¶ 24 Husband also challenges the DRO's characterization of his payments to Wife as non-modifiable spousal maintenance. He argues that in the settlement agreement, Wife waived all claims to spousal maintenance. It appears that the Special Master recommended that the payments be designated as spousal maintenance so as to be tax deductible by Husband in recognition of the financial impact of the "premature" payments.

¶ 25 The terms of a written separation agreement that are unrelated to child custody and child support "are binding on the court unless it finds, after considering the economic circumstances of the parties and any other relevant evidence produced by the parties . . . that the separation agreement is unfair." A.R.S. § 25-317 (2000 Supp. 2006); see also Keller v. Keller, 137 Ariz. 447, 448, 671 P.2d 425, 426 (App. 1983). Thus, the existence of a settlement agreement did not preclude the court from making an equitable division of the marital property in light of all the evidence concerning the parties' relationship, ages, financial conditions, opportunities, and contributions to the community. Wick v. Wick, 107 Ariz. 382, 385, 489 P.2d 19, 22 (1971); Sharp v. Sharp, 179 Ariz. 205, 210, 877 P.2d 304, 309 (App. 1994).

The trial court cannot, however, award spousal maintenance in lieu of an equitable division of community property. Koelsch, 148 Ariz, at 182, 713 P.2d at 1240.

¶ 26 Here, however, the superior court did not conduct a hearing or otherwise receive evidence that would allow it to alter the settlement agreement; in addition, it made none of the required statutory findings to support an award of spousal maintenance. A.R.S. § 25-319 (Supp. 2006). Therefore, the court had no basis on which to alter the settlement agreement and to award Wife spousal maintenance to begin ten years in the future, Keller, 137 Ariz, at 448, 671 P.2d at 426, even if it did so to ameliorate the economic consequences of its order.

Survivor Benefit

¶ 27 Husband finally asserts that the superior court improperly required him to elect a joint and survivor annuity and to name Wife as the sole beneficiary. He contends that the court exceeded its authority by ordering him to elect the joint and survivor annuity because the settlement agreement did not require Husband to do so and because such an election improperly would allow Wife to share in Husband's post-dissolution separate property earnings.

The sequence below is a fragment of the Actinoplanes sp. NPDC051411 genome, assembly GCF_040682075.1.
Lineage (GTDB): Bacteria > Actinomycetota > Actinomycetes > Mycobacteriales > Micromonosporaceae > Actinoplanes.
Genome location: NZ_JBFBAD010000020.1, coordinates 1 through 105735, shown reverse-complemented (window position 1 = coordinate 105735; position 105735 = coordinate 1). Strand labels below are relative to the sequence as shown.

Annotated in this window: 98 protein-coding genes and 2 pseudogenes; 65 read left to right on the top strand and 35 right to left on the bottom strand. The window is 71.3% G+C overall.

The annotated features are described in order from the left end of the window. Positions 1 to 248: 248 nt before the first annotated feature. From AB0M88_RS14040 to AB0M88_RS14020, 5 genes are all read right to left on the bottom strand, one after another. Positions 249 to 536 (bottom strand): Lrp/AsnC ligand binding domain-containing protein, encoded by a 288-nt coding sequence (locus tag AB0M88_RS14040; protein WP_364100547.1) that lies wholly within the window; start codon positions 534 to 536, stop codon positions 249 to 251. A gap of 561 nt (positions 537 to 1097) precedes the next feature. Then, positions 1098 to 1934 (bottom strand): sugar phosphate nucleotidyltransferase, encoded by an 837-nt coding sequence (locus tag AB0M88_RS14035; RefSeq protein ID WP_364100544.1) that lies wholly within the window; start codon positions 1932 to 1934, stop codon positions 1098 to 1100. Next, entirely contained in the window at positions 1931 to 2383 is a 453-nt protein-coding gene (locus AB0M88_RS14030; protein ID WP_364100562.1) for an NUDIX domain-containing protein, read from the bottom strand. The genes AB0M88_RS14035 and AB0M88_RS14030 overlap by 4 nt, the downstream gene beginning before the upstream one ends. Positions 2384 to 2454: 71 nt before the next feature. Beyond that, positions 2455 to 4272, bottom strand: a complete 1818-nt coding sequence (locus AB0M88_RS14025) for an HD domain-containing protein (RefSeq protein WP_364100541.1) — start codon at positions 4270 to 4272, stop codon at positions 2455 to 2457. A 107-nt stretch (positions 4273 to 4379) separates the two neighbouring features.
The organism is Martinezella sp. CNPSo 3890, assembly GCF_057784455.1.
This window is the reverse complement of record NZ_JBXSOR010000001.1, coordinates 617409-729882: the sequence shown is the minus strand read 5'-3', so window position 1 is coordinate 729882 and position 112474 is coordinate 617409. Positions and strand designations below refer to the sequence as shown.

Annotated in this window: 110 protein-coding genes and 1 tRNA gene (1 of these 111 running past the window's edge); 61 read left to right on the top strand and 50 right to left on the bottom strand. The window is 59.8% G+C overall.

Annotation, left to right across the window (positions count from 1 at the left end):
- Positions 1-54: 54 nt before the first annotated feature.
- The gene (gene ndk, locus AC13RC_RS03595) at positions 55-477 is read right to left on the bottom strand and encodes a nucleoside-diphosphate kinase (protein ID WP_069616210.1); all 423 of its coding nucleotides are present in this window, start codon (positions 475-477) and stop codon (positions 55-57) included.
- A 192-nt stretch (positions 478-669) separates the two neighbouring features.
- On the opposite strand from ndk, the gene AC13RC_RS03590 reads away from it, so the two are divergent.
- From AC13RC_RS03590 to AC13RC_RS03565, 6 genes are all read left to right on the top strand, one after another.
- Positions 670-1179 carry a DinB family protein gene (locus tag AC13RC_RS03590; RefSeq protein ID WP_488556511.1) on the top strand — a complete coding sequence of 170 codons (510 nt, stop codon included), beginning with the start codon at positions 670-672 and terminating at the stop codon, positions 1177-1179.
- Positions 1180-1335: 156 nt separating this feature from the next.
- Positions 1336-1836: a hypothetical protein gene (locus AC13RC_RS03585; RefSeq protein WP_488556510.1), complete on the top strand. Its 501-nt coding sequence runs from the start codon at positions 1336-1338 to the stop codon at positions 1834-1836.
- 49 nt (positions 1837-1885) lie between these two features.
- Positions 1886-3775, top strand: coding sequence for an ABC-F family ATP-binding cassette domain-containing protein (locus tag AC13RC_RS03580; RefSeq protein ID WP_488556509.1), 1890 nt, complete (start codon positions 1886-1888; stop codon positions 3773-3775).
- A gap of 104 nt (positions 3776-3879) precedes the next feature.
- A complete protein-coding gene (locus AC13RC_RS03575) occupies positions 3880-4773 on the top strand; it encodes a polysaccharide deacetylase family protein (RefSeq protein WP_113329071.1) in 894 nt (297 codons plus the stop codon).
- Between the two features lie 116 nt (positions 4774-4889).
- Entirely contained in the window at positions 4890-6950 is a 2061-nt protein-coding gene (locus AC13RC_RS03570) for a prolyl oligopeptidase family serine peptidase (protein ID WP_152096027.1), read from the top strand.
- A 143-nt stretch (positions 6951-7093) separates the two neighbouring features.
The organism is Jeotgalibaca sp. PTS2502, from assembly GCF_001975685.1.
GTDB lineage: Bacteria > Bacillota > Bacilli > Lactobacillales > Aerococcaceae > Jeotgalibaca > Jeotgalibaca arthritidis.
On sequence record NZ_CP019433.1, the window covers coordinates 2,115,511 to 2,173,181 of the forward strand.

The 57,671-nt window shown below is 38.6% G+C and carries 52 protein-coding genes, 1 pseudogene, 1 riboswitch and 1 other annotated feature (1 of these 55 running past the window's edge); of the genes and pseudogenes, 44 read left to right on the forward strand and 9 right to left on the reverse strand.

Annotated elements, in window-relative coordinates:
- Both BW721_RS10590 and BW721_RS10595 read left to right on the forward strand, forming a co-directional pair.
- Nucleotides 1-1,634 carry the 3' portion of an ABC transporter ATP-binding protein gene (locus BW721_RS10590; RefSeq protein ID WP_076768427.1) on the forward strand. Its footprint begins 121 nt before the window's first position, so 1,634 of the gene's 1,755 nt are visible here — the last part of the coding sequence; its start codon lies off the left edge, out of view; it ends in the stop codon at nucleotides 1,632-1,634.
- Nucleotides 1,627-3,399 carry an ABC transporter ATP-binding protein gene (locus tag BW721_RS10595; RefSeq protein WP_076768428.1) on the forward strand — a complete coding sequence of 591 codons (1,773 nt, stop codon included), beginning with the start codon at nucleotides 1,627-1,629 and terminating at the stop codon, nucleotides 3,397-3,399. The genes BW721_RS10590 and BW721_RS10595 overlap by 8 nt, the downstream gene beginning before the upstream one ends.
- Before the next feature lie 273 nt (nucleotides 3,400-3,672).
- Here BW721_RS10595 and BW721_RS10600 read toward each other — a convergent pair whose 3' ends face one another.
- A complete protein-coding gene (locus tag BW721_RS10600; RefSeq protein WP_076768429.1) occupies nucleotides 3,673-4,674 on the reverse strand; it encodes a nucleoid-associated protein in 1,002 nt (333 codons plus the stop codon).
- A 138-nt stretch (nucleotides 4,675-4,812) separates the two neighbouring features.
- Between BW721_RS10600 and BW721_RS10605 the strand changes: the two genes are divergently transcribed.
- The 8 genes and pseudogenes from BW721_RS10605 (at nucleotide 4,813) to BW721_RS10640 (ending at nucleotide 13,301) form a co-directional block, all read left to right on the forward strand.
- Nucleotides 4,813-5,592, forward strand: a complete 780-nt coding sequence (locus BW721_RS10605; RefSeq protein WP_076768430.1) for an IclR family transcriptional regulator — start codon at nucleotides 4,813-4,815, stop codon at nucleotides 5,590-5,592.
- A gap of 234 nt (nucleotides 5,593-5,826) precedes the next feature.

ASRS permits only three types of survivor benefits: 100%, 66 2/3% and 50%; it also allows a retiring employee to designate only one contingent annuitant upon whose life to calculate the survivor benefit. The Special Master conceded that Wife would receive a survivor benefit based upon Husband's entire benefit rather than the benefit earned during their marriage because the ASRS plan requires the survivor benefit be calculated in that manner.

¶ 28 In light of our conclusion that the DRO exceeded the court's authority by ordering monthly payments in a specified amount based on the cash value of Husband's pension at age 50, we must remand this case for further proceedings. Wife has cited no authority supporting the court's order that Husband must choose a joint and survivor annuity naming Wife, which because of ASRS rules, would preclude him from providing such an annuity for a subsequent wife. The Special Master recognized many uncertainties existed regarding how long Husband, Wife, and a second wife might live and in what order they might predecease each other, as well as how long Husband's second marriage might last. The uncertainties noted by the Special Master clearly affect the wisdom and propriety of an order far in advance of actual retirement that Husband elect a particular survivor benefit. More importantly, if Wife were to receive a 50% survivor annuity, she would receive the entire survivor benefit, including portions that had accrued after dissolution and Husband's remarriage and in which a second wife presumably would have a community interest. Because this aspect of the DRO has the effect of awarding Wife more than her share of the community interest in Husband's pension, we vacate the DRO in toto and remand for further proceedings in light of this decision.


¶ 29 For the foregoing reasons, we vacate the DRO and remand for additional proceedings in the superior court. In our discretion, we deny both parties' requests for attorneys' fees on appeal.


Summaries of

Boncoskey v. Boncoskey

Court of Appeals of Arizona
Sep 25, 2007
216 Ariz. 448 (Ariz. Ct. App. 2007)

holding divorce decree improperly attempted to determine Koelsch payments fourteen years before the employee spouse was eligible to retire

Summary of this case from Geronimo v. Delintt (In re Marriage of Delintt)

recognizing this court's jurisdiction over DROs

Summary of this case from Brant v. Goss

explaining division of pension payments occur "'if, as and when' the pension is paid out."

Summary of this case from Pryor v. Pryor

noting mature pension rights can be more easily valued than unmatured pension rights

Summary of this case from Pryor v. Pryor
Case details for

Boncoskey v. Boncoskey

Case Details

Full title:In re the Marriage of Timothy L. BONCOSKEY, Petitioner-Appellant v. Laura…

Court:Court of Appeals of Arizona

Date published: Sep 25, 2007


216 Ariz. 448 (Ariz. Ct. App. 2007)
167 P.3d 705